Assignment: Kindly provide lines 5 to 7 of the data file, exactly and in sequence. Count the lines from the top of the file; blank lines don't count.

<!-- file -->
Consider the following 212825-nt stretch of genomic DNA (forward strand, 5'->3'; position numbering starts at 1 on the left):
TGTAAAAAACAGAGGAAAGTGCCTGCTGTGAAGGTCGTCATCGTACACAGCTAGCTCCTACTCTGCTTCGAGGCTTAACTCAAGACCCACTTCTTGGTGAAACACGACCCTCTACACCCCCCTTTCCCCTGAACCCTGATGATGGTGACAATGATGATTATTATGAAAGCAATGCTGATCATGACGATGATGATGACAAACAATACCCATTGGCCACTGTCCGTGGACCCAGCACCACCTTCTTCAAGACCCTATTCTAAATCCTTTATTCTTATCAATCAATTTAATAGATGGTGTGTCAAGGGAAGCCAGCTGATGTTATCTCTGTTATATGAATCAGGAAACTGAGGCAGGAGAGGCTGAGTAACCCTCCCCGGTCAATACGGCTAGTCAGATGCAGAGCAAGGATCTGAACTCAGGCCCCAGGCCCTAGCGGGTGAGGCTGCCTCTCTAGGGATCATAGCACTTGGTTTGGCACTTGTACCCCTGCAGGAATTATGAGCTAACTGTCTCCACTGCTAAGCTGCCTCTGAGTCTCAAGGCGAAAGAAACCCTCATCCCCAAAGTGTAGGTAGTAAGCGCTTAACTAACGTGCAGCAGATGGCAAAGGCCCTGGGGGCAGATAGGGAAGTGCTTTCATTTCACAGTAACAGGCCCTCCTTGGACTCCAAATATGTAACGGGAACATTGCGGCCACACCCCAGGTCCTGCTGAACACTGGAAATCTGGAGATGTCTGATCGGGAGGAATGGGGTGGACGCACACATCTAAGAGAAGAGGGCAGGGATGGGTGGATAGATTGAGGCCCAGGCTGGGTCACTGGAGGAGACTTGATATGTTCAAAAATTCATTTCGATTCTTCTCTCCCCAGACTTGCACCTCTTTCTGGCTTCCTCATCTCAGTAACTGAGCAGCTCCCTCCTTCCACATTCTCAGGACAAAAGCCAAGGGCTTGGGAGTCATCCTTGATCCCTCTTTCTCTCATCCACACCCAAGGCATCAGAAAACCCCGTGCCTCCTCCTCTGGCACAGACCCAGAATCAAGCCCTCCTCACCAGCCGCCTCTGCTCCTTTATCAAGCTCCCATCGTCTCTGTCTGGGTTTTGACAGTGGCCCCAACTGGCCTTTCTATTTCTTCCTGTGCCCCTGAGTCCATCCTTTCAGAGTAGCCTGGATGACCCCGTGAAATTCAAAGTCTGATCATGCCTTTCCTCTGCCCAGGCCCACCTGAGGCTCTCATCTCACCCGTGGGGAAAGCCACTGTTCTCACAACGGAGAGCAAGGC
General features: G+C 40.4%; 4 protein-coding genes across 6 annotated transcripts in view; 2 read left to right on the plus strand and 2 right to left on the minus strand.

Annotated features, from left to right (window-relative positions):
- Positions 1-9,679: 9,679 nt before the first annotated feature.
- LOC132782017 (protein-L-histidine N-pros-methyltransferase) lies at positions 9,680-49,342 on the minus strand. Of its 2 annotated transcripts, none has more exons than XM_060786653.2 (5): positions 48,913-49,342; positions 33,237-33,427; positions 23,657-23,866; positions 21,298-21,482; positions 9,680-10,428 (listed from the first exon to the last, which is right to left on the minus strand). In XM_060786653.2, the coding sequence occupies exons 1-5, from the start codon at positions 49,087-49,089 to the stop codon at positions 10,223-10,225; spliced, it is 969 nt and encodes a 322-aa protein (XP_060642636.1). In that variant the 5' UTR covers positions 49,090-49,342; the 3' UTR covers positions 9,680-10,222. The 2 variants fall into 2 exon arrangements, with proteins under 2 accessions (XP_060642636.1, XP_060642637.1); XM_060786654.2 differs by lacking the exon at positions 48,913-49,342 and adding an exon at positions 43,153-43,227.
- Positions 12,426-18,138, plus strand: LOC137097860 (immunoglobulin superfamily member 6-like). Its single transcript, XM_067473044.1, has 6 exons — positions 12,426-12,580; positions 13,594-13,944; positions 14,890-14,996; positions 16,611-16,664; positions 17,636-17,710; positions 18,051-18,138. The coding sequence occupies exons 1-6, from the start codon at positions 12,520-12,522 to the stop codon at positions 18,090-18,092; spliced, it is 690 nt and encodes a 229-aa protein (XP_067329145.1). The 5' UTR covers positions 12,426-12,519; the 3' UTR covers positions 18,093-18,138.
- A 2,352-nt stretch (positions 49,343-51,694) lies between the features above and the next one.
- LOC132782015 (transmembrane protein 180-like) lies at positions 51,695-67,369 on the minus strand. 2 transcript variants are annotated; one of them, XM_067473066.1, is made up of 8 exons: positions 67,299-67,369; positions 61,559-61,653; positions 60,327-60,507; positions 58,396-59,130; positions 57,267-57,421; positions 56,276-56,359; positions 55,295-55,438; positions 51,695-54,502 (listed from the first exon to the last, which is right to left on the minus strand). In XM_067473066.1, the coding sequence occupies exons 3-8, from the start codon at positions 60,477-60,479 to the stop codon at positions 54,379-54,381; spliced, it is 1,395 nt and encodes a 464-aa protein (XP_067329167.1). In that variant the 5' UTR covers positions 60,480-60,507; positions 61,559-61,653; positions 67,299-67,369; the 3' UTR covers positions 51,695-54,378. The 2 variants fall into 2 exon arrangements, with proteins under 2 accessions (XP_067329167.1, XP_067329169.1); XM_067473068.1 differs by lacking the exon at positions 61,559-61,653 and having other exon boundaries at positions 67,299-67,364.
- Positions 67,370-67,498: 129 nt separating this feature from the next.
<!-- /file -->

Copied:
- Positions 1-9,679: 9,679 nt before the first annotated feature.
- LOC132782017 (protein-L-histidine N-pros-methyltransferase) lies at positions 9,680-49,342 on the minus strand. Of its 2 annotated transcripts, none has more exons than XM_060786653.2 (5): positions 48,913-49,342; positions 33,237-33,427; positions 23,657-23,866; positions 21,298-21,482; positions 9,680-10,428 (listed from the first exon to the last, which is right to left on the minus strand). In XM_060786653.2, the coding sequence occupies exons 1-5, from the start codon at positions 49,087-49,089 to the stop codon at positions 10,223-10,225; spliced, it is 969 nt and encodes a 322-aa protein (XP_060642636.1). In that variant the 5' UTR covers positions 49,090-49,342; the 3' UTR covers positions 9,680-10,222. The 2 variants fall into 2 exon arrangements, with proteins under 2 accessions (XP_060642636.1, XP_060642637.1); XM_060786654.2 differs by lacking the exon at positions 48,913-49,342 and adding an exon at positions 43,153-43,227.
- Positions 12,426-18,138, plus strand: LOC137097860 (immunoglobulin superfamily member 6-like). Its single transcript, XM_067473044.1, has 6 exons — positions 12,426-12,580; positions 13,594-13,944; positions 14,890-14,996; positions 16,611-16,664; positions 17,636-17,710; positions 18,051-18,138. The coding sequence occupies exons 1-6, from the start codon at positions 12,520-12,522 to the stop codon at positions 18,090-18,092; spliced, it is 690 nt and encodes a 229-aa protein (XP_067329145.1). The 5' UTR covers positions 12,426-12,519; the 3' UTR covers positions 18,093-18,138.